Editor's Note: This is an outdated blog post. Regardless, we're glad you've found Sonar! You can find more information on SonarQube here.
There is often some misunderstanding when people talk about coding rules engines. Everyone tries to take position in favor of his preferred tool and does his best to explain what are the weaknesses of the other ones. For instance, a PMD supporter could say :
"Checkstyle is a stupid tool consuming time to search for tab characters when PMD is a smart one that can do the job alone as a good soldier, Findbugs is very good for resource consumption and Macker is ... uh, what is Macker ? "
Time to breathe ! There is in fact no need to take such position since those tools are not competing but are complementary and should be used simultaneously as it is the case in Sonar. Each of them is mainly targeting a certain type of coding rules : conventions (Checkstyle), bad practices (PMD) and potential bugs (FindBugs).
The convention type covers naming, comments and format conventions. Here are a few examples :
- Is there javadoc on public methods ?
- Is the project following Sun naming conventions ?
- Is the code written with a consistent format ?
The convention type has often the reputation of being fairly useless as the rules are very simple. How to explain then that most open source projects provide a checkstyle file in their development guide, when the same projects generally throw out anything useless ? It is true to say that the convention rules do not have impact on stability, performance or reliability of an application. However, the convention type is the glue that enables people to work together and to free up their creativity instead of spending time and energy at understanding inconsistent code.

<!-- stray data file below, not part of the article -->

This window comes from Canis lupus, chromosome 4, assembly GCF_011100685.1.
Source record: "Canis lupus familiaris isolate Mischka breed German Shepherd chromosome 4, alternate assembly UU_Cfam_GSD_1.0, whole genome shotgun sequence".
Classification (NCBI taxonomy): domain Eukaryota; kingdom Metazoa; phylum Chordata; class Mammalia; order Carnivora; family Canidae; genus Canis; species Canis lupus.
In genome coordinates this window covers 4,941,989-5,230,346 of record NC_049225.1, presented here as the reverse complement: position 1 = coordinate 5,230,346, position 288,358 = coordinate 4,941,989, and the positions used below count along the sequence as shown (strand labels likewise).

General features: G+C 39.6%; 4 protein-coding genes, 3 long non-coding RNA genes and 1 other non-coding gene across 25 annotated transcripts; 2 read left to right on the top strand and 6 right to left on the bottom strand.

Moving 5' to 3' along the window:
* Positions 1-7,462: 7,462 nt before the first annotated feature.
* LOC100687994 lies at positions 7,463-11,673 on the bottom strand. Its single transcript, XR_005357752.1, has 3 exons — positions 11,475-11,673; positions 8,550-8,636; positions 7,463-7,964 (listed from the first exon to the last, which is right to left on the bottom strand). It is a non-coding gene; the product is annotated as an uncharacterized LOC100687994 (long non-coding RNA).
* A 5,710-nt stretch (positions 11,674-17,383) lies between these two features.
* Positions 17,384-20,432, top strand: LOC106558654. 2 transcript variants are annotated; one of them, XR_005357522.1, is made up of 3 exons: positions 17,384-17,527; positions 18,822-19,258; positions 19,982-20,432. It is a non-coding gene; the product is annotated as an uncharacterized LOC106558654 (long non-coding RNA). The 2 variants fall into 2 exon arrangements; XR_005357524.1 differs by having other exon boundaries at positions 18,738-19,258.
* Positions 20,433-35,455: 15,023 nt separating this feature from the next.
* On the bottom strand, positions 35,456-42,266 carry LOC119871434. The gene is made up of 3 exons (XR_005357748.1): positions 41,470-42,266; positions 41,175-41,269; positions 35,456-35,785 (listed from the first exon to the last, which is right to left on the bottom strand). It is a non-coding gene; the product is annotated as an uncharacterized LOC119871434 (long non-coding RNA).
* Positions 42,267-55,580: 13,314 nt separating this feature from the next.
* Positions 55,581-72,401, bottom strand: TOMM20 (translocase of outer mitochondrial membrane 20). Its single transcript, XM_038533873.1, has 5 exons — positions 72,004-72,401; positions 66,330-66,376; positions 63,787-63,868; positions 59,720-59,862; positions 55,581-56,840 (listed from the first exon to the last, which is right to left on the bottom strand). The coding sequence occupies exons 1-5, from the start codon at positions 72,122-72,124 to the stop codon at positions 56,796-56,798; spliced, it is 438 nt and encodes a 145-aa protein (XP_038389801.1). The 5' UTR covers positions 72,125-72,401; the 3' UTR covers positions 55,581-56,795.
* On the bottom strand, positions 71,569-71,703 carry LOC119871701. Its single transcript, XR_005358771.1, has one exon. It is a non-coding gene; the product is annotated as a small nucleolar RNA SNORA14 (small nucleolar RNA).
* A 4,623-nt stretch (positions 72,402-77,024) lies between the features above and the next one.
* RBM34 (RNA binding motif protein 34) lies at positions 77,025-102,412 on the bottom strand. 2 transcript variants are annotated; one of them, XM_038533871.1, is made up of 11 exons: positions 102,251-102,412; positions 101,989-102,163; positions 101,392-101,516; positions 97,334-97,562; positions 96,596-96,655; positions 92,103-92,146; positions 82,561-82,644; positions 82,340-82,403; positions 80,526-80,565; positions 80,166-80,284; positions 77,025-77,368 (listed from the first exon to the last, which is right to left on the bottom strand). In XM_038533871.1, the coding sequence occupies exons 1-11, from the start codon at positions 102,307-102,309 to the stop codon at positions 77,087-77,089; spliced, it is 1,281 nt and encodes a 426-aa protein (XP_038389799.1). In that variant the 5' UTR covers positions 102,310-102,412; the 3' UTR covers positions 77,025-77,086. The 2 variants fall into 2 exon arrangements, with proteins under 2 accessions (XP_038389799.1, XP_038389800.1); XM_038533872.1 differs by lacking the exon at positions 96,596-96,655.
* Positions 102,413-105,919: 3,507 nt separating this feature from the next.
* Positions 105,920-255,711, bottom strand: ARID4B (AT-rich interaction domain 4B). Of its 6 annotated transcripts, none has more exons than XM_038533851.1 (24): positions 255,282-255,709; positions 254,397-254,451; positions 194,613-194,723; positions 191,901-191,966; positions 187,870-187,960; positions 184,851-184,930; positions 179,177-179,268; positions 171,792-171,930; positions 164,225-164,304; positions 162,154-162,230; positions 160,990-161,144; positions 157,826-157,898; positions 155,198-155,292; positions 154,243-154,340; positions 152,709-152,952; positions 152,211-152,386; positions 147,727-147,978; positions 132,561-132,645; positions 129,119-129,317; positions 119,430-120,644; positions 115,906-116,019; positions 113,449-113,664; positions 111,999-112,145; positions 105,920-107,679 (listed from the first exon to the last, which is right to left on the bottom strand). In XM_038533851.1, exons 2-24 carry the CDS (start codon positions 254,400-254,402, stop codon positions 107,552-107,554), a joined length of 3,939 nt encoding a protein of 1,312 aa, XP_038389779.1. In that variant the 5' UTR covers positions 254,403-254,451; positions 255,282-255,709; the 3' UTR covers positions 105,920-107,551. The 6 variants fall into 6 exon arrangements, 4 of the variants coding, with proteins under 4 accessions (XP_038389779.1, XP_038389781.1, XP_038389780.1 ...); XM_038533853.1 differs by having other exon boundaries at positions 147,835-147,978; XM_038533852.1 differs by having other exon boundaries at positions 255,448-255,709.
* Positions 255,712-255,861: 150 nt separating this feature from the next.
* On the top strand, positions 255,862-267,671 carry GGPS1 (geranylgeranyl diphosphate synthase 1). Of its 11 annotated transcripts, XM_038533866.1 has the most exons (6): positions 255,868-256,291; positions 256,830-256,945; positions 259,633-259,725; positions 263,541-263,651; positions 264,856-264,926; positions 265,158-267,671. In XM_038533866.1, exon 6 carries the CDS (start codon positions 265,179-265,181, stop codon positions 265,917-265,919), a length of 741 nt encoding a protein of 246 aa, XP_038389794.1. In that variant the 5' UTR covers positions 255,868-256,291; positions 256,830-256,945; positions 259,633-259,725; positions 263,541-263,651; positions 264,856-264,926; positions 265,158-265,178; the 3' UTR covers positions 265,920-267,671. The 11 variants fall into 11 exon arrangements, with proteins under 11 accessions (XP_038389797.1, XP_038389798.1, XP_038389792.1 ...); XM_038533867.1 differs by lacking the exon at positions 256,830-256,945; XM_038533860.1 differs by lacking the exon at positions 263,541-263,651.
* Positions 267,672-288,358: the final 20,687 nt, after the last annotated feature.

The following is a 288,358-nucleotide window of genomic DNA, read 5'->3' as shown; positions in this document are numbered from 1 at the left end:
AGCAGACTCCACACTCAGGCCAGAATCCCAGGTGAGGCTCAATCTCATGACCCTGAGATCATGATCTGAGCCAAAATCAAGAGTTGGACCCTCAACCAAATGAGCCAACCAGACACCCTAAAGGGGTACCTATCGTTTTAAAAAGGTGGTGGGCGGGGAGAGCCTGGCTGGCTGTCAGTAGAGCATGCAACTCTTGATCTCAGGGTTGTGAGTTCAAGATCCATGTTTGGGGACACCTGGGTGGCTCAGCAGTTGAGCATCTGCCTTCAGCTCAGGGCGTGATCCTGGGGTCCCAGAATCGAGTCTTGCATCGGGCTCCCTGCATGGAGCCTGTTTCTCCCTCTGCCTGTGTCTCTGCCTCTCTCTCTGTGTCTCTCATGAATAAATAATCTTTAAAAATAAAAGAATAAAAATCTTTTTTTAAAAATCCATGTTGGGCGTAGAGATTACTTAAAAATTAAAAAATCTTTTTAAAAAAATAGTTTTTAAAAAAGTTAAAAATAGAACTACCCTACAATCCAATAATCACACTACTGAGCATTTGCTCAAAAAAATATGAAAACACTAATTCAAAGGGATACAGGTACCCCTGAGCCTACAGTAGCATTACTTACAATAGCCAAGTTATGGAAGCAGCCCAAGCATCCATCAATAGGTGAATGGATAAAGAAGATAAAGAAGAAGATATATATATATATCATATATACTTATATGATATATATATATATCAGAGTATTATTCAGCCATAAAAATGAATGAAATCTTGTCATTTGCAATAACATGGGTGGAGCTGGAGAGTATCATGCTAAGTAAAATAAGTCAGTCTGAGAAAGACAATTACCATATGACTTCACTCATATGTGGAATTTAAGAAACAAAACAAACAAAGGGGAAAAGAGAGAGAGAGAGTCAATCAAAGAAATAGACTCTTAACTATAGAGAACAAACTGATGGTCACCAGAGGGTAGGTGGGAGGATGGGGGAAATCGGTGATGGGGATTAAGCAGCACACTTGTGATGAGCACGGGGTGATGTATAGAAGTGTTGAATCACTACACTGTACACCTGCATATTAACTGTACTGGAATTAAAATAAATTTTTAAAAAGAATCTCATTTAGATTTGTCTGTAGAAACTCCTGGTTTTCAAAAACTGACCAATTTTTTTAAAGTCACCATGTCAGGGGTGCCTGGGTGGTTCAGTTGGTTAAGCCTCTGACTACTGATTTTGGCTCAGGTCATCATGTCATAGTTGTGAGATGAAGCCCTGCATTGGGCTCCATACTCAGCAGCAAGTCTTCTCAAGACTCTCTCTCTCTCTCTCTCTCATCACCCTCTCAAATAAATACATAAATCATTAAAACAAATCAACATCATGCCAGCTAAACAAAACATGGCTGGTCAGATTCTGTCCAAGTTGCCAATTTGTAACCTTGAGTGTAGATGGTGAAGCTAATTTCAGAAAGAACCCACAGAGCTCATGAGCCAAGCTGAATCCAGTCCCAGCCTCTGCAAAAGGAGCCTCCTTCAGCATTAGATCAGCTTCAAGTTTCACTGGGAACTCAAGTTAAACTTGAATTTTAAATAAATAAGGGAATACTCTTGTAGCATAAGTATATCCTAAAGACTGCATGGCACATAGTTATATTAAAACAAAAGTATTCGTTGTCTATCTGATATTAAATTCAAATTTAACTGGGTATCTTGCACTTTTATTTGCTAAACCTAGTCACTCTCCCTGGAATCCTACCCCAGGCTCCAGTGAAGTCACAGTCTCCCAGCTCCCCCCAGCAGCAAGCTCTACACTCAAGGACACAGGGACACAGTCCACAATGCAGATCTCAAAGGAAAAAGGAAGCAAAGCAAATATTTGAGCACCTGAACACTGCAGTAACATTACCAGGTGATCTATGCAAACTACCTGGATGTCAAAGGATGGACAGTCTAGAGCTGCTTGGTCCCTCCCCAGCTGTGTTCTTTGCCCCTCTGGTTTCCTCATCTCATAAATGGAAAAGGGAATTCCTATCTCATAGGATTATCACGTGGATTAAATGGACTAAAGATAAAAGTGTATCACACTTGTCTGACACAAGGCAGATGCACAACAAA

The bad practices type consists of well known behaviors that almost systematically lead to difficulties over time. Here are a few examples of bad practices :
- Catching an exception without doing anything
- Having dead code
- Too many complex methods
- Direct use of implementations instead of interfaces
- Implementing the hashcode() method without the not equals(Object object) method
PMD is a kind of angel that always looks over your shoulder to remind you of bad practices, in the same way that your common sense reminds you to iterate with your customer when developing a complete functionality and to answer questions from your coworkers.
The potential bugs type helps you detect what is not clearly visible in the code and understand why sequences of code could lead to potential bugs. Here are a few examples of potential bugs :
- Synchronization on Boolean could lead to deadlock
- May expose internal representation by returning reference to mutable object
- Method uses the same code for two branches
Bugs are like human relations, it is not always easy to understand the problem as there are many parameters to take into account. Can be a good idea to sometimes to see an analyst to help resolve them :-). Findbugs is a kind of analyst for your source code !
What's about Macker ? Whereas Checkstyle, PMD and Findbugs focus their attention on analyzing sources and applying rules, Macker takes a big step back to identity architectural issues. Here are few examples of architectural rules :
- Classes in the UI layer may not directly access the data object layer, or use classes in java.sql
- External systems may not access internal implementation classes (suffixed with 'Impl')
- One functional module may access another only through its API
- Only classes implementing interfaces in javax.ejb, and certain framework packages, may use the EJB APIs
Macker looks at your application in the same way a man on the moon looks at earth : hey guys, what is happening ? Pacific ocean is too close to European continent ! Once you have a clear idea of what your architecture should look like, you can easily model it with Macker to keep your architecture consistent over time. With Macker you can define architectural conventions and identify architectural bad practices.
Macker is not yet available in Sonar but you now have an idea on where we are going !